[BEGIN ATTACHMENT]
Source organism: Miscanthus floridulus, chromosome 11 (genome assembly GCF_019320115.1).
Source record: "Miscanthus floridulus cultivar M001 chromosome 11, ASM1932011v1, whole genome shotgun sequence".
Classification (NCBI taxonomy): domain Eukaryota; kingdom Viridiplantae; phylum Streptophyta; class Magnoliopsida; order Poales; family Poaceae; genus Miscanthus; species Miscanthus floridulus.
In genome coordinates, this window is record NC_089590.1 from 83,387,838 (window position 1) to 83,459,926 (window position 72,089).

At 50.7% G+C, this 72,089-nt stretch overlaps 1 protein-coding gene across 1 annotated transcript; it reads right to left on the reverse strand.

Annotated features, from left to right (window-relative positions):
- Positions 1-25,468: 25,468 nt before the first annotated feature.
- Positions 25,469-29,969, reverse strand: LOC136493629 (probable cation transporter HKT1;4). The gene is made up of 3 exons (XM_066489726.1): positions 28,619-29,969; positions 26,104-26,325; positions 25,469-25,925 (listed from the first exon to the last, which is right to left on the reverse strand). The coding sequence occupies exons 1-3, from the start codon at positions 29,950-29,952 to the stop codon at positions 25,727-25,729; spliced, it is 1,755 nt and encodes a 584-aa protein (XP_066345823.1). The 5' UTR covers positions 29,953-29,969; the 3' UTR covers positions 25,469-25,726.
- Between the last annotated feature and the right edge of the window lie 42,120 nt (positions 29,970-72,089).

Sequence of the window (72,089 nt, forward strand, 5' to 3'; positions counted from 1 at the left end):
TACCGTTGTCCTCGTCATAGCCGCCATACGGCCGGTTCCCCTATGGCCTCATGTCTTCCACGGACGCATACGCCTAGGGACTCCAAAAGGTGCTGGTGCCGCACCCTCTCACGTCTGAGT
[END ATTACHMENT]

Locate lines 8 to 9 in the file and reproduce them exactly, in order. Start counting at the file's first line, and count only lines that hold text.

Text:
- Positions 25,469-29,969, reverse strand: LOC136493629 (probable cation transporter HKT1;4). The gene is made up of 3 exons (XM_066489726.1): positions 28,619-29,969; positions 26,104-26,325; positions 25,469-25,925 (listed from the first exon to the last, which is right to left on the reverse strand). The coding sequence occupies exons 1-3, from the start codon at positions 29,950-29,952 to the stop codon at positions 25,727-25,729; spliced, it is 1,755 nt and encodes a 584-aa protein (XP_066345823.1). The 5' UTR covers positions 29,953-29,969; the 3' UTR covers positions 25,469-25,726.
- Between the last annotated feature and the right edge of the window lie 42,120 nt (positions 29,970-72,089).